"I get butterflies every time," he said. "There is always the excitement, newness and freshness of the new school year. It's like going into a ballgame. You put your best foot forward and do the best you can."
Schools in Baltimore County, the state's third-largest system, open Aug. 29.
Hairston spoke on the theme "Navigating the New Normal." He looked back to a time when the neighborhood school was a microcosm of a community, with the same heritage, culture and customs, and every child was taught in the same way. That no longer exists, he said. The county's enrollment is 52 percent minority; its students hail from 113 nations with 91 languages. The new normal is that the county's 173 schools are more diverse than ever, he said.
"We have diverse schools and equitable practices in place to help all children achieve their potential," he said. "Traditional public schools remain the best chance we have as a nation to ensure opportunity for all children."
A sagging economy has forced many families to transfer students from private schools and could adversely affect Hairston's $1.5 billion budget, school programs and capital improvement projects.
The school system has cut nearly 200 teaching positions through attrition for this coming school year. In addition, the school board learned during a retreat last weekend that the system is facing another projected budget shortfall for next year and will have to make millions of dollars in cuts.
Hairston said he is confident that the system's 17,000 employees, the largest workforce in the county, are up to the challenge.
"It is not about doing more with less," he said. "It is about doing a better job with what you have."
A brief video promoted the accolades of the previous year, everything from improved test scores to one of the highest graduation rates in the country. The piece then looked forward as it featured the youngest of the county's more than 105,000 students, each listing career aspirations that ranged from doctor, engineer and police officer to super hero. The clip ended with each child asking, "Are you ready for me?"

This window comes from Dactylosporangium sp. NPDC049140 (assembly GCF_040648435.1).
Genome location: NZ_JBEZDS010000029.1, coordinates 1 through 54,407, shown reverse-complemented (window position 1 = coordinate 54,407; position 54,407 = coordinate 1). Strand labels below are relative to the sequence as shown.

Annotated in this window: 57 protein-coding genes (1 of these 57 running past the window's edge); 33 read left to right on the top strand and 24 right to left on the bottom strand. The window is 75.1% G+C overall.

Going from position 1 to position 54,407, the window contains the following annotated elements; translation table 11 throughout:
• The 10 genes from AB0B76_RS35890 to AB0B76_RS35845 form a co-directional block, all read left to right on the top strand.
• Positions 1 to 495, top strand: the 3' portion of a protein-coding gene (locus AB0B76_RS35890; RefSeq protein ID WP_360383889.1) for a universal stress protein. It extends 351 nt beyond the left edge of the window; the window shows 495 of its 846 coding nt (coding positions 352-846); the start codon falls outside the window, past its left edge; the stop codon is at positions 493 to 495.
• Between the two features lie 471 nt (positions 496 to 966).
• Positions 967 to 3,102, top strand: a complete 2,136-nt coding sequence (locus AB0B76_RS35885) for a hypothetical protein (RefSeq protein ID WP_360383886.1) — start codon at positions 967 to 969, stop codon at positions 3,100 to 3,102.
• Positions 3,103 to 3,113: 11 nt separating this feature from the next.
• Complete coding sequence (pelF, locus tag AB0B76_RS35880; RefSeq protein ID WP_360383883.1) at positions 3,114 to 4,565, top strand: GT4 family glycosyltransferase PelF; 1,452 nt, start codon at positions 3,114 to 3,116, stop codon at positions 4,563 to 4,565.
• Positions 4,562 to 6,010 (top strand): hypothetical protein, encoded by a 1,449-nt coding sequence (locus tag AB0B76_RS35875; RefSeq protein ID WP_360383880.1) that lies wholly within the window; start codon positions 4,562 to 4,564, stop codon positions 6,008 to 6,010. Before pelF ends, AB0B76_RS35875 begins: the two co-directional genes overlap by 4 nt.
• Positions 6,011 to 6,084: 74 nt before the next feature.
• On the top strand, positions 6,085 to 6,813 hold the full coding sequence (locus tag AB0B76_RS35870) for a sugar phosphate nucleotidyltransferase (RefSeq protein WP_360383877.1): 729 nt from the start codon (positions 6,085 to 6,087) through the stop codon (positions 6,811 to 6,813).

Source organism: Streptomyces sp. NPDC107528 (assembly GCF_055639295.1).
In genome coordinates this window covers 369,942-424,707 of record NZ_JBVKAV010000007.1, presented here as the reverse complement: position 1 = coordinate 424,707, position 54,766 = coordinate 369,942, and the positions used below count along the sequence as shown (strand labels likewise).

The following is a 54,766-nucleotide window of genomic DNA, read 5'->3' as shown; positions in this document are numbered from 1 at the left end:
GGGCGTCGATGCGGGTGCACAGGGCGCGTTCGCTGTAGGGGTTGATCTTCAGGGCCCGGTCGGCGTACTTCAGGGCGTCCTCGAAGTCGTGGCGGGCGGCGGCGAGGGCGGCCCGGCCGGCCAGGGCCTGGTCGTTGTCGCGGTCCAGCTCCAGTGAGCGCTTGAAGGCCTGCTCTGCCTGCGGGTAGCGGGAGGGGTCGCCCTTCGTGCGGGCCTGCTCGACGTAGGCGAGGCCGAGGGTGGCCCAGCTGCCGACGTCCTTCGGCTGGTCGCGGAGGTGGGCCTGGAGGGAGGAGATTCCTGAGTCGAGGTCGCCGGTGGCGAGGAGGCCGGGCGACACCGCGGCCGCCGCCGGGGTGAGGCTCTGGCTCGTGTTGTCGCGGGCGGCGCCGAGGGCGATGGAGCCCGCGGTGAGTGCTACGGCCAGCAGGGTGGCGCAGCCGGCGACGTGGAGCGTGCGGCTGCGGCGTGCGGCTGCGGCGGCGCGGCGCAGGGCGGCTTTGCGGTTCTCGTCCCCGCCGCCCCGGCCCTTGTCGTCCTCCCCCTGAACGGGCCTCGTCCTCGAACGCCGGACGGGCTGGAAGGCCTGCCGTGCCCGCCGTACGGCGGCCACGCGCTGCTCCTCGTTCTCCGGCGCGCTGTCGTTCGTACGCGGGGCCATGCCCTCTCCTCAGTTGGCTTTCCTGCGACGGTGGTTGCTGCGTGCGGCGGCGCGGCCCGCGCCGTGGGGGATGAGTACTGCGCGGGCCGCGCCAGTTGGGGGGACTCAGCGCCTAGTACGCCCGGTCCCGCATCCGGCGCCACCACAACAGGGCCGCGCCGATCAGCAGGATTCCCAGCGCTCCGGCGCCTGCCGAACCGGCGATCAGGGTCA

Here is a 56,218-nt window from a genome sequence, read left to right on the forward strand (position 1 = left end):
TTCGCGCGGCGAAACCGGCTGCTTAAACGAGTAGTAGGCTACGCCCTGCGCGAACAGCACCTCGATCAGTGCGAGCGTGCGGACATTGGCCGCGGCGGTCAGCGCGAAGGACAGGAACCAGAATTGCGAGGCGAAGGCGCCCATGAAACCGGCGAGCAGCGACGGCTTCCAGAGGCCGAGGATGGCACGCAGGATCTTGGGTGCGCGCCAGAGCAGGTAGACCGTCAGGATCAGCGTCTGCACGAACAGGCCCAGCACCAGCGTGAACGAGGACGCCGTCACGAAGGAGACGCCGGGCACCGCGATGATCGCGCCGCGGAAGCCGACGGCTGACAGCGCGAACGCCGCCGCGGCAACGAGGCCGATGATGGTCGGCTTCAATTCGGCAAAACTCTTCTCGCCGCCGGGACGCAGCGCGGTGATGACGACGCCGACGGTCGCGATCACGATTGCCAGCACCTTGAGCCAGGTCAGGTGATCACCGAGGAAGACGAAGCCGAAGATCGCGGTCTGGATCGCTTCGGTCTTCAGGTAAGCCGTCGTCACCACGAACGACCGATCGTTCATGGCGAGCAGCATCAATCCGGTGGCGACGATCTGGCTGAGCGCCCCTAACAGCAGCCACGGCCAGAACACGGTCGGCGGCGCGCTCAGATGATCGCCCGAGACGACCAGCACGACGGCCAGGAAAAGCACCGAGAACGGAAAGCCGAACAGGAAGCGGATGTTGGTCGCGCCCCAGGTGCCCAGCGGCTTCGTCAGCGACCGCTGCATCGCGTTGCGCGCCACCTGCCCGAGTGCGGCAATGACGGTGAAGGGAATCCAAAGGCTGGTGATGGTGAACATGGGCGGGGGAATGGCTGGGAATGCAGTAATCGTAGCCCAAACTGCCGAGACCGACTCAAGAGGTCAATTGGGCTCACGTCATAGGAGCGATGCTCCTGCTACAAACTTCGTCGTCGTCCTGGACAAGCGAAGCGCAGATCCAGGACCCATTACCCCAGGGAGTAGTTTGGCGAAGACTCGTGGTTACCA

"I was really moved by that video," said Joshua Parker, the county's 2011 Teacher of the Year. "It makes you want to be sure you bring achievement to every student."
To prepare students for higher education and 21st-century careers, schools must maintain their focus on gateway courses that develop thinking, Hairston said. He used eighth-grade algebra as an example. Research has shown that students who master the course earlier learn problem-solving, abstract manipulation and discipline, and are the most successful in college.
"When you stimulate the will to learn, you accelerate academic success," he said.
He urged leaders in the school system to make informed decisions and follow through with firm action. He called for cooperation that would allow Baltimore County to stay at the forefront and make the school system a working model for others across the country.
H. Edward Parker spoke for his Board of Education colleagues, saying the times are interesting for those in public education.
"Students are depending on us to prepare them for all that is ahead," Parker said. "We must nurture a love of learning and strive to create and educate the next great American generation."
The event began with a rendition of "Stand by Me" by the Patapsco Chamber Choir, who are students at Patapsco High School and Center for the Arts. The lyrics could set the tone for a year that promises to be filled with academic and economic challenges for the system, Hairston said.
"Our challenge is to reaffirm to the general public that we are still available and still viable," he said. "We will continue to provide the services to educate the majority of the population."